There was an incremental increase in yield with later maturing soybean varieties as planting was delayed; however, there was no significant difference in yield among varieties when averaged among planting dates and years (data not shown.) It is recommended to plant later maturing soybeans, maturity group IV or greater, after the end of June to avoid late summer heat and drought risks, especially in dryland environments.

Oleic acid levels trended slightly lower as planting was delayed; however 70% to 80% levels were maintained among all planting dates and years, and differences among planting dates were not significant. The earlier maturing Plenish high oleic soybean varieties tested in this trial performed well in late May and June plantings. Newer, later maturing Plenish high oleic soybean varieties are better suited for July planting dates in the mid-Atlantic Region.

Acknowledgements

Research conducted by Robert Kratochvil, J. Draper, J. Street, D. Murphy, M. Sultenfuss, L. Thorne, and M. Islam of the University of Maryland in collaboration with Bill McCollum and Kirk Reese of DuPont Pioneer as a part of the Pioneer Crop Management Research Awards (CMRA) Program. This program provides funds for agronomic and precision farming studies by university and USDA cooperators throughout North America. The awards extend for up to four years and address crop management information needs of DuPont Pioneer agronomists and customers, and Pioneer sales professionals.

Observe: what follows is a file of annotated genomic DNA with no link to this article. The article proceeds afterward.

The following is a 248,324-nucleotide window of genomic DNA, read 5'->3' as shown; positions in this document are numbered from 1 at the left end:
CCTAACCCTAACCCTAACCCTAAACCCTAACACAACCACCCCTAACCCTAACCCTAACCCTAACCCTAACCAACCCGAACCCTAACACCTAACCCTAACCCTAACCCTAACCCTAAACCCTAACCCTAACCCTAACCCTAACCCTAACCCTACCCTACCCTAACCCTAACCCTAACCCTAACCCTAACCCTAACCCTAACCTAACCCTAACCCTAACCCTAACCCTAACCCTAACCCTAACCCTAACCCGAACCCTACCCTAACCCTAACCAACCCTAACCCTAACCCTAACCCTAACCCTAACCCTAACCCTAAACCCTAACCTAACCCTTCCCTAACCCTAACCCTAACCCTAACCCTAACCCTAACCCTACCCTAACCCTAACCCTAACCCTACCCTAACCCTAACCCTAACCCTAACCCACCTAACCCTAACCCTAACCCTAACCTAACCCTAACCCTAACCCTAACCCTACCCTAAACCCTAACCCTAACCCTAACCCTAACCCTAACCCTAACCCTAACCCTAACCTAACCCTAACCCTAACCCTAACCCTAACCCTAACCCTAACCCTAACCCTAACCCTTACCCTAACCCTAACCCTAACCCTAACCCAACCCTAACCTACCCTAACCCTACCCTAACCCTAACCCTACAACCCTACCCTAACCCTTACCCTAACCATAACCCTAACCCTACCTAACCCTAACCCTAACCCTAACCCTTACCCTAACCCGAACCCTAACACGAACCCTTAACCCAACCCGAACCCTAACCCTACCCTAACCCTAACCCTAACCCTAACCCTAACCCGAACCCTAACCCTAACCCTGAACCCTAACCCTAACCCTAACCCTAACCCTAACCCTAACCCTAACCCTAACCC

1 Associate Professor, University of Maryland
2 DuPont Pioneer Agronomy Research Manager
3 DuPont Pioneer Field Agronomist


2013-2015 data are based on average of all comparisons made in 1 location through Dec. 31, 2015. Multi-year and multi-location is a better predictor of future performance. Do not use these or any other data from a limited number of trials as a significant factor in product selection. Product responses are variable and subject to a variety of environmental, disease, and pest pressures. Individual results may vary. Pioneer® brand products are provided subject to the terms and conditions of purchase which are part of the labeling and purchase documents.